Instead of asking how I am when you see me, make a comment that I can easily respond to, like something about the weather.
If we say we need a piece of technology, enable that. If a meeting knows I need to use a chat facility for video, enable support for that so that I join in equally.
If I don’t have the right information, I risk doing the task incorrectly and having to redo something in a different way and/or having someone get angry with me, angrier than when I was just asking questions.
If I tell you I need something, listen. I might not have the energy to communicate your way, can we please communicate my way for a little bit?
Giving me space to talk and think will make my life easier as an Autistic person, because it means I will be able to be a part of a conversation with someone or with a group of people.
I need regular doses of solitude to recover from sensory onslaught. This doesn’t mean I am anti-social. I’m deeply social, but I do need a fair amount of downtime.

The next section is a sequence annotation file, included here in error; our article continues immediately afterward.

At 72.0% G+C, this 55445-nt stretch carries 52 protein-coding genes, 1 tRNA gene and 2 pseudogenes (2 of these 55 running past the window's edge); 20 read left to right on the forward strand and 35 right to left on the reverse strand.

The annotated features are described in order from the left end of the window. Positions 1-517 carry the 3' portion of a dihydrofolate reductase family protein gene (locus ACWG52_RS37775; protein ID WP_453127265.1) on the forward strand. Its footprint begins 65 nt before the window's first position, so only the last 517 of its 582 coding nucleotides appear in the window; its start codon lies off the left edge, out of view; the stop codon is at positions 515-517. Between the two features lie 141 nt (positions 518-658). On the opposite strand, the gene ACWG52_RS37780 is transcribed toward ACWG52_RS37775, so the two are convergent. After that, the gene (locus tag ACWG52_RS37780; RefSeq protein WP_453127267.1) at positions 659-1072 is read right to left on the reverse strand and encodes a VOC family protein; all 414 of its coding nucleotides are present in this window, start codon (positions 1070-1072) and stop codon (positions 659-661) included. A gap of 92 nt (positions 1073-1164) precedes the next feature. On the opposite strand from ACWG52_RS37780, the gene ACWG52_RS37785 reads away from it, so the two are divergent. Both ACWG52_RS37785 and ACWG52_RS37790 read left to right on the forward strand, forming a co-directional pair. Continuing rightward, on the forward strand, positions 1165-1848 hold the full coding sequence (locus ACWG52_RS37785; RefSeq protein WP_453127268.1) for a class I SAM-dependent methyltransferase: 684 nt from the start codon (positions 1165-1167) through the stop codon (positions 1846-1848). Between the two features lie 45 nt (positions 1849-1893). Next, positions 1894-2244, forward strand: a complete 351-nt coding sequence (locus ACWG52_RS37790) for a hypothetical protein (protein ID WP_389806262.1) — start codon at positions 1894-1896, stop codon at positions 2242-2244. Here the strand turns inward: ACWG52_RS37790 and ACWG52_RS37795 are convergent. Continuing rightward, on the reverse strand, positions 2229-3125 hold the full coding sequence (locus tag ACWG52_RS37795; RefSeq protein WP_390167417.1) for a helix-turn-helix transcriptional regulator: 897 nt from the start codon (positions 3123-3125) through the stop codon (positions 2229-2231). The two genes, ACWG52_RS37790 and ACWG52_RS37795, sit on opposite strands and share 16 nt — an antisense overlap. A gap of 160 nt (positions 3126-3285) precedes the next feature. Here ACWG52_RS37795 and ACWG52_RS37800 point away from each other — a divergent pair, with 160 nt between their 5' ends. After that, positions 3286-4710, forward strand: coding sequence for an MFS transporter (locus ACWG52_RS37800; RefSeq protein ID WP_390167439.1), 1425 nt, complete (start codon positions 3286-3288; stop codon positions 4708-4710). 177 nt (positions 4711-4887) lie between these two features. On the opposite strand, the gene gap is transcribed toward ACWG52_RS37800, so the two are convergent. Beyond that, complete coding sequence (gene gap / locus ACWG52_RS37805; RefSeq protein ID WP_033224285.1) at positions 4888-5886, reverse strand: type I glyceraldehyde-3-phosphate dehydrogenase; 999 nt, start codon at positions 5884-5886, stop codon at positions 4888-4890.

We talked with epidemiologist Dr. Rene Najera about the state of COVID vaccines, masks, and trusted sources for pandemic information—as well as why he doesn’t like to use the word “booster.”
I can only speak for myself but I am aware many autistic people will sadly have the experience of being spoken over by others. The ‘others’ in this scenario may not even be aware they are doing it, but it doesn’t make it less hurtful.
A small switch in behavior other people can make, to ease the author’s life as an autistic person, is to “Tell me what to expect in advance! Especially for unfamiliar events… and in more detail than you expect I’ll need.”
Listen to me. Please. I went to therapy for countless hours over countless years to be able to identify and express my needs and now that I finally can, it seems like it doesn’t matter.